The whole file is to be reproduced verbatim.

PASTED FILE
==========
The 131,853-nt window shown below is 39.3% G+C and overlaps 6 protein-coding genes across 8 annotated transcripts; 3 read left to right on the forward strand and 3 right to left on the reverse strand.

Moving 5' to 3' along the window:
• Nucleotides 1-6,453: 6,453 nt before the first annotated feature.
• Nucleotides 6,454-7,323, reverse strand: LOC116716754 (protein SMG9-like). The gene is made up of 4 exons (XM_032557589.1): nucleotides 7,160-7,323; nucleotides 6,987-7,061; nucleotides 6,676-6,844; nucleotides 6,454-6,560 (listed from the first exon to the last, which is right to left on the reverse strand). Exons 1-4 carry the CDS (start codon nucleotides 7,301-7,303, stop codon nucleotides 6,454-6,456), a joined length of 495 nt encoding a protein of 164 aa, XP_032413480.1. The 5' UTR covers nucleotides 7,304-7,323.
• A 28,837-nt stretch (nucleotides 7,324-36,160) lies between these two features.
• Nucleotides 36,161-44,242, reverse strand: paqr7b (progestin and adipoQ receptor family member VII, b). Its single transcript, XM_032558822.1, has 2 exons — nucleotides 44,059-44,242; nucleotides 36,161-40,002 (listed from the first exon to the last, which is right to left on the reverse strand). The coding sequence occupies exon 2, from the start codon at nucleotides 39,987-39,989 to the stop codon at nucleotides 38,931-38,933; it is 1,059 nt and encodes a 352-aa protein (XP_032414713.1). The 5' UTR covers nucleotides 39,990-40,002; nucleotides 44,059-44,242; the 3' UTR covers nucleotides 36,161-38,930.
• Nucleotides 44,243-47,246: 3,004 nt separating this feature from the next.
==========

The 131,853-nt window shown below is 39.3% G+C and overlaps 6 protein-coding genes across 8 annotated transcripts; 3 read left to right on the forward strand and 3 right to left on the reverse strand.

Moving 5' to 3' along the window:
• Nucleotides 1-6,453: 6,453 nt before the first annotated feature.
• Nucleotides 6,454-7,323, reverse strand: LOC116716754 (protein SMG9-like). The gene is made up of 4 exons (XM_032557589.1): nucleotides 7,160-7,323; nucleotides 6,987-7,061; nucleotides 6,676-6,844; nucleotides 6,454-6,560 (listed from the first exon to the last, which is right to left on the reverse strand). Exons 1-4 carry the CDS (start codon nucleotides 7,301-7,303, stop codon nucleotides 6,454-6,456), a joined length of 495 nt encoding a protein of 164 aa, XP_032413480.1. The 5' UTR covers nucleotides 7,304-7,323.
• A 28,837-nt stretch (nucleotides 7,324-36,160) lies between these two features.
• Nucleotides 36,161-44,242, reverse strand: paqr7b (progestin and adipoQ receptor family member VII, b). Its single transcript, XM_032558822.1, has 2 exons — nucleotides 44,059-44,242; nucleotides 36,161-40,002 (listed from the first exon to the last, which is right to left on the reverse strand). The coding sequence occupies exon 2, from the start codon at nucleotides 39,987-39,989 to the stop codon at nucleotides 38,931-38,933; it is 1,059 nt and encodes a 352-aa protein (XP_032414713.1). The 5' UTR covers nucleotides 39,990-40,002; nucleotides 44,059-44,242; the 3' UTR covers nucleotides 36,161-38,930.
• Nucleotides 44,243-47,246: 3,004 nt separating this feature from the next.